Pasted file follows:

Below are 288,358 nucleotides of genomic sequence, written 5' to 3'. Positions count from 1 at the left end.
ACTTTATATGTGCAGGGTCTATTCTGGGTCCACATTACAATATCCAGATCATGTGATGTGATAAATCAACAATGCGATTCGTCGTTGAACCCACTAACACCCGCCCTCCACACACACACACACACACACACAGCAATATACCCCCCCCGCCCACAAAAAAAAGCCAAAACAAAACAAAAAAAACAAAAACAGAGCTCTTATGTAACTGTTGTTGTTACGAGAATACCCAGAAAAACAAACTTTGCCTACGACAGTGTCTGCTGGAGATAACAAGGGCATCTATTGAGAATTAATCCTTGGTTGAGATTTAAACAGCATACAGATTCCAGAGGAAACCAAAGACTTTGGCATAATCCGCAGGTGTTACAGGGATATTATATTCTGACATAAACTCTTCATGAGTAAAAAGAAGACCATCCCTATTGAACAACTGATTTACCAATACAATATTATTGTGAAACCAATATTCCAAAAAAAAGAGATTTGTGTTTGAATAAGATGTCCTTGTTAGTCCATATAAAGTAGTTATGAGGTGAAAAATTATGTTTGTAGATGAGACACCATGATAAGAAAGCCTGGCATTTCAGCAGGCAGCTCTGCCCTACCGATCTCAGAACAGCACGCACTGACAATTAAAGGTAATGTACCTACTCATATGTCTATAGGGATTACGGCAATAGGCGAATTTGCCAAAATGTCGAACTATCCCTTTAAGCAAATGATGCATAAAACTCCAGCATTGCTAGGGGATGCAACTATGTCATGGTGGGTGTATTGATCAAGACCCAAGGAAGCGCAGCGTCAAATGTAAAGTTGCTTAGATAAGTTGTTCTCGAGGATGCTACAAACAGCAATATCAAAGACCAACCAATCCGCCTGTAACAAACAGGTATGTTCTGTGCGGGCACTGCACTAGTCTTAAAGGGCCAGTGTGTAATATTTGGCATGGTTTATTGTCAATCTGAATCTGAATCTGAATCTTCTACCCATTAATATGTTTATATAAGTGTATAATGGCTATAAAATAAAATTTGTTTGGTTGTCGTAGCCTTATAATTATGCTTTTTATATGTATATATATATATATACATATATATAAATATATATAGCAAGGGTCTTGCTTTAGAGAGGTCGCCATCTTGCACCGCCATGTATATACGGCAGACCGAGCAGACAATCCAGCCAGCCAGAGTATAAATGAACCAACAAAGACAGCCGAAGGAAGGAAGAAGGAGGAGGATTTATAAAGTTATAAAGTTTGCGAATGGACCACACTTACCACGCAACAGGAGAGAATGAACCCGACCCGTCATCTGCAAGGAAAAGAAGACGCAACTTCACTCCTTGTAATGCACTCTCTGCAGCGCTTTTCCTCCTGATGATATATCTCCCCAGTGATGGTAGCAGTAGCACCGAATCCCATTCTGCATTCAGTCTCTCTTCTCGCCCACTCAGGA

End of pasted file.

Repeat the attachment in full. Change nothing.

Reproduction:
Below are 288,358 nucleotides of genomic sequence, written 5' to 3'. Positions count from 1 at the left end.
ACTTTATATGTGCAGGGTCTATTCTGGGTCCACATTACAATATCCAGATCATGTGATGTGATAAATCAACAATGCGATTCGTCGTTGAACCCACTAACACCCGCCCTCCACACACACACACACACACACACAGCAATATACCCCCCCCGCCCACAAAAAAAAGCCAAAACAAAACAAAAAAAACAAAAACAGAGCTCTTATGTAACTGTTGTTGTTACGAGAATACCCAGAAAAACAAACTTTGCCTACGACAGTGTCTGCTGGAGATAACAAGGGCATCTATTGAGAATTAATCCTTGGTTGAGATTTAAACAGCATACAGATTCCAGAGGAAACCAAAGACTTTGGCATAATCCGCAGGTGTTACAGGGATATTATATTCTGACATAAACTCTTCATGAGTAAAAAGAAGACCATCCCTATTGAACAACTGATTTACCAATACAATATTATTGTGAAACCAATATTCCAAAAAAAAGAGATTTGTGTTTGAATAAGATGTCCTTGTTAGTCCATATAAAGTAGTTATGAGGTGAAAAATTATGTTTGTAGATGAGACACCATGATAAGAAAGCCTGGCATTTCAGCAGGCAGCTCTGCCCTACCGATCTCAGAACAGCACGCACTGACAATTAAAGGTAATGTACCTACTCATATGTCTATAGGGATTACGGCAATAGGCGAATTTGCCAAAATGTCGAACTATCCCTTTAAGCAAATGATGCATAAAACTCCAGCATTGCTAGGGGATGCAACTATGTCATGGTGGGTGTATTGATCAAGACCCAAGGAAGCGCAGCGTCAAATGTAAAGTTGCTTAGATAAGTTGTTCTCGAGGATGCTACAAACAGCAATATCAAAGACCAACCAATCCGCCTGTAACAAACAGGTATGTTCTGTGCGGGCACTGCACTAGTCTTAAAGGGCCAGTGTGTAATATTTGGCATGGTTTATTGTCAATCTGAATCTGAATCTGAATCTTCTACCCATTAATATGTTTATATAAGTGTATAATGGCTATAAAATAAAATTTGTTTGGTTGTCGTAGCCTTATAATTATGCTTTTTATATGTATATATATATATATACATATATATAAATATATATAGCAAGGGTCTTGCTTTAGAGAGGTCGCCATCTTGCACCGCCATGTATATACGGCAGACCGAGCAGACAATCCAGCCAGCCAGAGTATAAATGAACCAACAAAGACAGCCGAAGGAAGGAAGAAGGAGGAGGATTTATAAAGTTATAAAGTTTGCGAATGGACCACACTTACCACGCAACAGGAGAGAATGAACCCGACCCGTCATCTGCAAGGAAAAGAAGACGCAACTTCACTCCTTGTAATGCACTCTCTGCAGCGCTTTTCCTCCTGATGATATATCTCCCCAGTGATGGTAGCAGTAGCACCGAATCCCATTCTGCATTCAGTCTCTCTTCTCGCCCACTCAGGA